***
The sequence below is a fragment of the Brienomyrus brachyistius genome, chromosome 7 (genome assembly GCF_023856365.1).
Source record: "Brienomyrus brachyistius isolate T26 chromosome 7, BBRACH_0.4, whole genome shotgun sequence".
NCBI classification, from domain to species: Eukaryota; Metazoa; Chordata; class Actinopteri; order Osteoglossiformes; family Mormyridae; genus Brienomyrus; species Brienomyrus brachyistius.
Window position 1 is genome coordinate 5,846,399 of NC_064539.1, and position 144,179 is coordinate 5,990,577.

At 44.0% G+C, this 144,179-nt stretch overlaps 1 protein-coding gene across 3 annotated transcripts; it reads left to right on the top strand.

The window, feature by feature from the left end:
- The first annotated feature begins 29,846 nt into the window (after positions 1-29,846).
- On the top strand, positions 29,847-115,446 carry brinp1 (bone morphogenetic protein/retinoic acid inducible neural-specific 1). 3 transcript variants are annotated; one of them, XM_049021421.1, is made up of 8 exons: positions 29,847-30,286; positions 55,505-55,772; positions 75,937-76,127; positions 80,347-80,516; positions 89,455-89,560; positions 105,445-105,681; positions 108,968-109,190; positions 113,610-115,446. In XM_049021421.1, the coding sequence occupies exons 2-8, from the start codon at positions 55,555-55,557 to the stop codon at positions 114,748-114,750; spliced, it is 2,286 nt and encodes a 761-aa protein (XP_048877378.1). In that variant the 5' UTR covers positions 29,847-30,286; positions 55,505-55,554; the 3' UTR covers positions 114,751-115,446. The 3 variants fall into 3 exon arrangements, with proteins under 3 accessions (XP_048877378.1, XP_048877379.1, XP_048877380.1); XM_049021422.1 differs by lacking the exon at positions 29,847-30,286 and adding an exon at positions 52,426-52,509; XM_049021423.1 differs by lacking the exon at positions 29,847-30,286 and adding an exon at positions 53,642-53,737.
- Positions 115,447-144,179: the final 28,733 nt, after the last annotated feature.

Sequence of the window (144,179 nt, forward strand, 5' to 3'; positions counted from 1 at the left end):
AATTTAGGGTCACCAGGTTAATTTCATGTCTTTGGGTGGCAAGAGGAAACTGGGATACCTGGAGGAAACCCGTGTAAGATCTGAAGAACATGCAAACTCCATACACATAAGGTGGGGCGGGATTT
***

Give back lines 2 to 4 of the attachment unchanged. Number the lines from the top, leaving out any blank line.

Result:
Source record: "Brienomyrus brachyistius isolate T26 chromosome 7, BBRACH_0.4, whole genome shotgun sequence".
NCBI classification, from domain to species: Eukaryota; Metazoa; Chordata; class Actinopteri; order Osteoglossiformes; family Mormyridae; genus Brienomyrus; species Brienomyrus brachyistius.
Window position 1 is genome coordinate 5,846,399 of NC_064539.1, and position 144,179 is coordinate 5,990,577.